Focus groups and interviews with residents in the case-study areas explored perceptions of climate change. Participants were asked who they thought might be most affected by climate change in their community. All the focus groups identified older people as likely to be most significantly affected. In Skegness and Great Yarmouth, people with disabilities were mentioned as particularly vulnerable. Participants in Great Yarmouth were the only group to mention children. In Benbecula, participants did not highlight any particular demographic group, but predicted that those who depended on agriculture for a living would feel the worst impacts. The research raised questions about people’s awareness of climate change. Local authorities and other interviewees suggested that as well as being particularly vulnerable, older people were less likely to be aware of the impacts than other groups. This was thought to be linked to a perception that climate change will not happen in their lifetime. Residents more generally also suggested that day-to-day concerns such as low incomes, lack of jobs or the price of fuel were more pressing than dealing with climate change. The case studies suggested that people’s knowledge and awareness of climate change were increased by experience of severe events such as storms or flooding. Residents in Benbecula showed higher awareness of climate change than those in other case-study areas, linked to a recent severe storm that cost five lives on the island. Where no recent events had been experienced, residents were less likely to be aware of the risks of climate change. Even where there was awareness, people's perceptions of climate change risks were often limited to one manifestation (e.g. flooding), with a lack of understanding of the wider impacts and potential consequences. The severe storm in Benbecula was also reported to have led to some improvements in preparedness in the local authority, but residents were concerned that not enough had been done to prepare for a future event.
The research suggested that coastal communities are likely to experience various challenges in their ability to adapt to climate change. Individual residents may lack the resources to make structural changes to their homes (e.g. to make them flood resilient), or may not be able to afford or wish to move away. Coastal local authorities with areas of high deprivation may also not prioritise or be able to afford adaptation activities. Some of the areas studied clearly had other issues needing attention, such as regeneration and housing demand. This may mean limited resources for climate change adaptation. With central government policy encouraging a shift to localism, there is an ever-increasing onus on communities to help themselves to become more resilient. But the way climate change is communicated (e.g. as a future risk) and lack of awareness of impacts and what actions are needed may be causing apathy in some communities. This might be exacerbated by the challenges faced by more disadvantaged residents, for whom climate change – in their view and comparatively – is simply not a major issue. Poor awareness and understanding of the risks, and lack of local preparedness, are in part due to lack of effective communication of climate change impacts. Paradoxically, however, increased understanding of the risk of flooding and erosion, which should aid preparedness, could lead to 'blighting'. Once an area is identified as being at risk of flooding or erosion, land values can fall dramatically, resulting in residents being unable to sell their homes. This could be a particular problem for areas where it may not be affordable to provide or maintain flood and coastal defences.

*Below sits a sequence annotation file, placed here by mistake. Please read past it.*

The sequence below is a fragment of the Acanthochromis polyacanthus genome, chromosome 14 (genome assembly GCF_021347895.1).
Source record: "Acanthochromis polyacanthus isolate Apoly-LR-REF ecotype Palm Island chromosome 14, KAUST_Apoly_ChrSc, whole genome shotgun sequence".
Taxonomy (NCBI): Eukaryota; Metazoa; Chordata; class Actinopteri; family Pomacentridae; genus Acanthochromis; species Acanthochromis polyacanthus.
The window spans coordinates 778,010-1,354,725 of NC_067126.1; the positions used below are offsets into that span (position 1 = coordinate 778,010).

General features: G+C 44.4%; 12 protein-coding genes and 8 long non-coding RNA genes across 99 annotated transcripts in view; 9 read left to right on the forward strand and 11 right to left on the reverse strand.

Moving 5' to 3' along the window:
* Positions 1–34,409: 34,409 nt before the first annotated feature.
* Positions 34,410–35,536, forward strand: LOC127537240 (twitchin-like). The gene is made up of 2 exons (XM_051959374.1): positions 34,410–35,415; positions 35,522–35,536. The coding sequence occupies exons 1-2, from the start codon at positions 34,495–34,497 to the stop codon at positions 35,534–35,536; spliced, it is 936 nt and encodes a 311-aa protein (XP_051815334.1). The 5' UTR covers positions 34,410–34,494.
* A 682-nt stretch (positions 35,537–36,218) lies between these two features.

Coastal areas may be severely affected by climate change in the future. Some are already experiencing extreme storms or floods and the effects of sea level rise and coastal erosion. Climate change will pose risks and challenges for people, coastal economies and local industry. It may also affect access to, and quality of, basic goods and services. The costs of emergency action, prevention and recovery may pose a significant problem for coastal communities, burdening local authorities with already limited resources. Some coastal communities will face significant challenges to adapt successfully. Some are already disadvantaged and may find it difficult to prepare for the risks or respond to specific events. Knock-on effects may include residents in areas at risk being less able to obtain insurance. These challenges are likely to increase the vulnerability of disadvantaged coastal communities to climate change. Adaptation needs to be a key policy priority, along with better integration of policies, including regeneration, flood and coastal erosion management and emergency planning.
'Successful adaptation' requires a combination of:
Policy and practice for climate change adaptation needs to specifically aim to reduce disadvantaged coastal communities' vulnerability to climate change. This needs to be a policy priority and included in the Government's UK Climate Change Risk Assessment. Devolution of responsibility under the localism agenda also needs to be undertaken with care in relation to climate change adaptation. Many vulnerable coastal communities and their local authorities (and possibly elsewhere) may need high levels of support, including funding, from central government if they are to successfully adapt to a changing climate and reduce the risks they face.